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The rules around the law applicable to an arbitration agreement generate considerable discussion in arbitration circles, both in England and elsewhere. The two candidates of usual choice are (i) the law applicable to the underlying agreement containing the arbitration agreement and (ii) the seat (legal place) of the arbitration (i.e., curial law), which is often stipulated in the arbitration agreement.

The position under English law was not entirely clear, giving rise to confusion and unnecessary litigation. The Court of Appeal’s recent judgment, in Enka Insaat ve Sanayi AS v OOO “Insurance Company” Chubb and Others [2020] EWCA Civ 574, is therefore to be welcomed for importing some certainty and predictability into the relevant rules of English law.

The focus now, absent an express choice in the arbitration agreement itself, is on construing the underlying contract (including the arbitration agreement therein) as a whole in an effort to ascertain the intention of the parties. Absent an express choice, there is now a strong presumption that the parties have impliedly chosen the law of the seat (or place) of the arbitration (i.e., the curial law) as the law of the arbitration agreement. Powerful countervailing factors are required to displace this general rule.


The claimant / appellant (Enka Insaat ve Sanayi AS (“Enka”)) is a Turkish company engaged in the construction and engineering business, with substantial presence and history in Russia. It was engaged (by CJSC Energoproekt, the general contractor (“Energoproekt”), under a contract dated 27 June 2012 “Contract”) as a subcontractor to provide works relating to the boiler and auxiliary equipment installation in respect of a power plant located in Russia.

The arbitration agreement, contained in Clause 50 of the Contract, provided for ICC arbitration seated in London, England. The contract of assignment dated 21 May 2014, whereby Energoproekt assigned its rights against Enka to the ultimate employer (PJSC Unipro (“Unipro”)), reiterated the arbitration agreement in the Contract.

A fire broke out in February 2016 at the plant, causing substantial damage. Between November 2016 and May 2017, Unipro’s insurer (Chubb Russia) paid out c. US$400 million under an insurance policy, thereby becoming subrogated to Unipro’s rights as against Enka.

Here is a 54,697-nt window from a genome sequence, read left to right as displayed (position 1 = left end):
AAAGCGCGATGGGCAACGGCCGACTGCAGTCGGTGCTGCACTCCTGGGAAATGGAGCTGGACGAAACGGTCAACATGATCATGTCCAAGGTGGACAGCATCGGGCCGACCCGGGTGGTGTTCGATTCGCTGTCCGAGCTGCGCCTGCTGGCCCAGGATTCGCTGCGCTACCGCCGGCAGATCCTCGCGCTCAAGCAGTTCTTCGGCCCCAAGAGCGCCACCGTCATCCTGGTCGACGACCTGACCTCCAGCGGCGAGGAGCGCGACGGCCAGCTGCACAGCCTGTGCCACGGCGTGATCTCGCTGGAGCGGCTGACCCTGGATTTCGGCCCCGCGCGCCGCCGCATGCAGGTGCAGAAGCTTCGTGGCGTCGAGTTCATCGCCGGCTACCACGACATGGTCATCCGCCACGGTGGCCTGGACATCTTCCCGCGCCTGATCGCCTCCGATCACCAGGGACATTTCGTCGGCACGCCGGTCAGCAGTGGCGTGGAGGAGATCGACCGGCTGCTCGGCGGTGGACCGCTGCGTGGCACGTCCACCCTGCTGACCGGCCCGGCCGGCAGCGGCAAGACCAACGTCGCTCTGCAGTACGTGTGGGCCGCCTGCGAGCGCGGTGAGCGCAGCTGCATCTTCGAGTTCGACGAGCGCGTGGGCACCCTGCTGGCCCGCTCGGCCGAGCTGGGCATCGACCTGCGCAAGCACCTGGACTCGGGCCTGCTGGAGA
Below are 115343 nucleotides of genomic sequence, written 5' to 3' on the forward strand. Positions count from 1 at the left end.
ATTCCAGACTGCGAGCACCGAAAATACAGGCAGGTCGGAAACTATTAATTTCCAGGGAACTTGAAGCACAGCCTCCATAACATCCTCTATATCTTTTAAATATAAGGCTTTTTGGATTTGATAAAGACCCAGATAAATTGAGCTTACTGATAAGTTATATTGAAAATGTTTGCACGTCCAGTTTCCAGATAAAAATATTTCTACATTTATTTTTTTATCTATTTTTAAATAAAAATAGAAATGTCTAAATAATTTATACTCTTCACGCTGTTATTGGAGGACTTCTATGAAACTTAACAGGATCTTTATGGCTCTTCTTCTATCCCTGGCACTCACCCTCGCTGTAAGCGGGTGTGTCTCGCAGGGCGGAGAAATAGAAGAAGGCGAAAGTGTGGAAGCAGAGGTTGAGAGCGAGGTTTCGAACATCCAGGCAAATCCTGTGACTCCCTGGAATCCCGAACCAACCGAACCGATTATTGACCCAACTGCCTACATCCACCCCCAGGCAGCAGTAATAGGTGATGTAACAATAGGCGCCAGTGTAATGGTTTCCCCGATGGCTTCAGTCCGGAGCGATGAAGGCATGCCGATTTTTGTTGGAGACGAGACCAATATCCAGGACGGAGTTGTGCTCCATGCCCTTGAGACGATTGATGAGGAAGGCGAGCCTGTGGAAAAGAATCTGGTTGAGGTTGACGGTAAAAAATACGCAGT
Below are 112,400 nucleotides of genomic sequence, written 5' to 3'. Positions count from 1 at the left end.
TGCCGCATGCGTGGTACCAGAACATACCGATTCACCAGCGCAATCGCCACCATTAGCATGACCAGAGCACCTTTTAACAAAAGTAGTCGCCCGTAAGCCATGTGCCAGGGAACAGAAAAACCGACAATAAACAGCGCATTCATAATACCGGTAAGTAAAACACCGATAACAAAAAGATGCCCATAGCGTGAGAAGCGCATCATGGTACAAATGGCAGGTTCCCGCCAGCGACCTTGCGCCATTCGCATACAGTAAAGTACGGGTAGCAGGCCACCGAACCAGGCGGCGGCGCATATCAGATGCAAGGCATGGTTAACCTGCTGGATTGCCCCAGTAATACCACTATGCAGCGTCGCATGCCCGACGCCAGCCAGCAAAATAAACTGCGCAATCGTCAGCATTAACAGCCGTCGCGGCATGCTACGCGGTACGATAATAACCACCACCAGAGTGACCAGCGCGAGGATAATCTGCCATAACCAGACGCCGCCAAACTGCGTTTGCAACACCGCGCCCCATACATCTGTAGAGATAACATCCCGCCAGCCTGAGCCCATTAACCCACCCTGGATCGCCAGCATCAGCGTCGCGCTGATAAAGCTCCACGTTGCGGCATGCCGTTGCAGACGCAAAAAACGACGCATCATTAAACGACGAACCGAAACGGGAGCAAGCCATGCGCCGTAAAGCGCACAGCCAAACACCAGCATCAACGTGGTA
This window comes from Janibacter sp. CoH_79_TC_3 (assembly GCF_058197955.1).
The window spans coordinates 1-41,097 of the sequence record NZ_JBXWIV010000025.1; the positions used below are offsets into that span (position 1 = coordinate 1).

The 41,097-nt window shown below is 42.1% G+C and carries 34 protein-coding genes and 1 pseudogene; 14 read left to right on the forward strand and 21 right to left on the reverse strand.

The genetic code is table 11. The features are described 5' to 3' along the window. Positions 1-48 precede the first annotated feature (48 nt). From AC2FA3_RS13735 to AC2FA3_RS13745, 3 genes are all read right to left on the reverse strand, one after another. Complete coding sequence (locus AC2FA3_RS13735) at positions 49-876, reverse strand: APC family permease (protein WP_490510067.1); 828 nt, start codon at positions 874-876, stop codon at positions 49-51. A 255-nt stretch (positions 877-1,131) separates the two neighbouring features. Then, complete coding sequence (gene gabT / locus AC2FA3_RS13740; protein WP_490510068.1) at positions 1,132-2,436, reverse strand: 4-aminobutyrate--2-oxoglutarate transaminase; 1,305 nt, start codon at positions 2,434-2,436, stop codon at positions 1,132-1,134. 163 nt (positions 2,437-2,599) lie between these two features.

On 25 May 2019, Chubb Russia (a defendant / the respondent in the English proceedings) commenced legal action against Enka before the Moscow Arbitrazh Court (“Moscow Claim”), blaming Enka to have caused the fire due to its defective fuel oil pipelines. Enka denied any liability, on the basis that the works alleged to have caused the fire were excluded from scope and performed by another subcontractor. This was seemingly conceded by Unipro in its correspondence with Enka during the aftermath of the fire.

Enka filed its claim with the English Commercial Court on 16 September 2019, seeking (i) a declaration that Chubb Russia was bound by the arbitration agreement in the Contract and that such agreement applied to the Moscow Claim and (ii) an injunction to restrain Chubb Russia from continuing the Russian proceedings in breach of the arbitration agreement and to require Chubb Russia to discontinue the said proceedings.

Andrew Baker J, at first instance [[2019] EWHC 3568 (Comm)], dismissed Enka’s request for an anti-suit injunction on the grounds of forum non conveniens, i.e., that the Russian Court was best placed to decide whether to stay its own proceedings in favour of arbitration. He stopped short of deciding the law applicable to the arbitration agreement, but noting that it was “well arguable that the arbitration agreement is governed by Russian law or, which is more strictly pertinent, that ICC arbitrators would so rule” [72].


Enka appealed against that decision. The judgment of the Court of Appeal was handed down by Popplewell LJ, with whom Flaux and Males LJJ concurred.

Proper law of an arbitration agreement

After a careful review of the authorities dating back to 1894, which the Court considered far from ideal given the ultimate aim of “English commercial law…to serve the business community by providing certainty” [89], it was held that absent an express choice (in the arbitration agreement or elsewhere in the underlying contract), the general rule (as a matter of implied choice) should be that the proper law of an arbitration agreement should be the curial law (i.e., the law of the place of arbitration – its lex fori) [91].